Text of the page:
DT 27139

Daily Telegraph Cryptic No 27139

A full review by gnomethang

+ – + – + – + – + – + – + – +

BD Rating – Difficulty **Enjoyment ***

Morning All! The Saturday Mysteron gave us a reasonably straightforward puzzle that I found quite enjoyable.

Please leave a comment telling us what you thought.  You can also add your assessment by selecting from one to five stars at the bottom of the post.

Across

1a           Spread small amount of butter on middle of bread (4)
PATE – Take a small PAT of butter and place it before the middle letter of brEad.

3a           Cut we employed in 1960s style (5)
MOWED – WE from the clue inside MOD – a 60’s style but not that of a Rocker.

6a           Condition of jail? (4)
NICK – The first definition is the same as fettle (e.g. the car is in good nick for its age). The second is the slang term for a jail.

8a           Son cracks this puzzle’s ingenuity — hard challenge (5,6,4)
CROSS SWORDS WITH – S for Son inside a CROSSWORD (this puzzle). Then add WIT (ingenuity) and H for Hard (the abbreviation coming from pencil grading).

9a           Better trained mechanic (6)
FITTER – Two definitions, the first descriptive of a top athlete, the second a mechanic e.g. a pipe FITTER.

10a         What provides access in father’s game (8)
PASSPORT – A charade of PA’S SPORT (father’s game)

11a         Walk slowly past senior common room, or take off quickly? (8)
SCRAMBLE – SCR is the abbreviation of the Senior Common Room at a University Hall of Residence. Add AMBLE (walk slowly).

13a         Very good transport carrying salesman round (6)
SUPERB – A reversal of BUS (transport) containing REP (salesman, short for representative)

15a         Barker perhaps holding rubbish piece of sculpture (6)
STATUE – The lovely SUE Barker from A Question of Sport containing (holding) TAT for rubbish.

17a         and 19: Sitcom of old times — demure artist is being introduced (3,5,8)
YES PRIME MINISTER – A bit tricky to unravel – the definition is simply Sitcom not ‘Sitcom of old times’ (in fact there is currently a remake of it). ‘Of old times’ gives us YESTER. Into this we need to add PRIM (demure), Tracey EMIN (the artist) and IS from the clue. YES (PRIM) (EMIN) (IS) TER

19a         See 17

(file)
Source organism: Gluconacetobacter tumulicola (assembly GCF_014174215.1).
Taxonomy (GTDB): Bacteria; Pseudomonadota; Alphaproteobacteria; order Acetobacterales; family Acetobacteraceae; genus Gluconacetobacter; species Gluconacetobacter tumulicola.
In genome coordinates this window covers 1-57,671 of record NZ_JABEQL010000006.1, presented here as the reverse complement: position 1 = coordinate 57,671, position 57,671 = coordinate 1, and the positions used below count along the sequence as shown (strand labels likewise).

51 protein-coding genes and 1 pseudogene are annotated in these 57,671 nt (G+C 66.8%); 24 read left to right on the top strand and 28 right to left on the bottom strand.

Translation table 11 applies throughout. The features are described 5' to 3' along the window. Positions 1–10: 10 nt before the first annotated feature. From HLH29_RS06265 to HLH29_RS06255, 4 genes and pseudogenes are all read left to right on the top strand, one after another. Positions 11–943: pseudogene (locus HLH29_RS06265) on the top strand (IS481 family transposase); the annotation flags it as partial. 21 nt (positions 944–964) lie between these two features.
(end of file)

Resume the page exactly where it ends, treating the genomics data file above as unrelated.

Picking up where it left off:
As above!

21a         Put in relief manager having backed me first (6)
EMBOSS – The BOSS (manager) with a reversal (backed) of ME in front (first).

22a         Ancient worker breaking into keg has drunk parting gift (6,9)
GOLDEN HANDSHAKE – OLDEN (ancient) and HAND (worker) inside a drunken anagram of HAS KEG – A good consistent surface reading and a well worked clue in my opinion.

23a         One securing    bank (4)
TIER – Two definitions – one who ties/secures and a bank in a theatre for example.

24a         He told tales of war in Resistance (5)
HOMER – HOME (in, not away) and R (resistance).

25a         Dope causes twitch? (4)  Newspaper Version: Stupid chap dried meat (4)
JERK – There were two clues as described above, one for the online version and one for the paper.
Online – Two definitions – a fool or twit in America and a twitch.
Newspaper – Two definitions – a similar twit and then a dry cured spicy strip of meat – particularly in South Africa

Down

1d           One international sportsman comes up and punches those eschewing violence (9)
PACIFISTS – I for one and CAO (an international sportsman) reversed with FISTS for punches afterwards.

2d           Bit of rubbish collected by scrap dealer — Del Boy perhaps (7)
TROTTER – I think this clue divided people along an age line – those who remembered a TOTTER was a rag and bone man or scrap dealer and everyone else who is younger. If one adds the first bit of R(ubbish) then you get the surname of Delbert and Rodney from Peckham in the sitcom‘Only Fools and Horses’.

3d           Unhappy near fellow that’s skilful (9)
MISERABLE – A charade of MISER (near means mean or stingy) and ABLE (skilful/adept).

4d           Band breaking into small cry of delight (7)
WHOOPEE –  A HOOP (band) in WEE (Scots dalek for small)

5d           Swells debts with old money invested (5)
DUDES – Insert D (an old penny) into DUES (debts/subs).

6d           Snapper we employed here? (9)
NEWSPAPER – A nice semi-all-in-one. Use/employ the letters of SNAPPER WE to make the appropriate anagram of where a photographer might work.

7d           Tom’s hesitation stated repeatedly as one laying out fare (7)
CATERER – A male tom CAT followed by an iteration of ER (hesitation stated repeatedly).

12d         Accomplish with the German’s historic loss of civil rights (9)
ATTAINDER – A word I had to check on the day but the wordplay is clear enough – A charade of ATTAIN (accomplish) and DER – the male nominative article in German.

13d         Spurs need crazy supporter (9)
SUSPENDER  –  I know a couple of these (and I don’t mean BD!). A crazy anagram of SPURS NEED gives a supporter of a ladies stocking.

14d         Complaints over wood getting fungus (9)
BEEFSTEAK – A charade of BEEFS (complaints) and TEAK (a variety of wood).

16d         Oil changes after journey to see African city (7)
TRIPOLI – TRIPOLI – A nice chestnut to get you started. An anagram (changes) of OIL after a TRIP/journey.

17d         My radar is off beam (7)
YARDARM – Another lovely simple clue with a consistent nautical theme. An anagram (is off) of MY RADAR gives the beam or spar on a ship.

18d         Segregate island long after time (7)
ISOLATE – An abbreviation of I for Island followed by SO LATE (long after time).

20d         Fish making bad smell with head cut off (5)
TENCH – Remove the first letter from (s)TENCH/bad smell.

I’ll see you all in a couple of Thursday’s time for a Sunday review.

 

Advertisements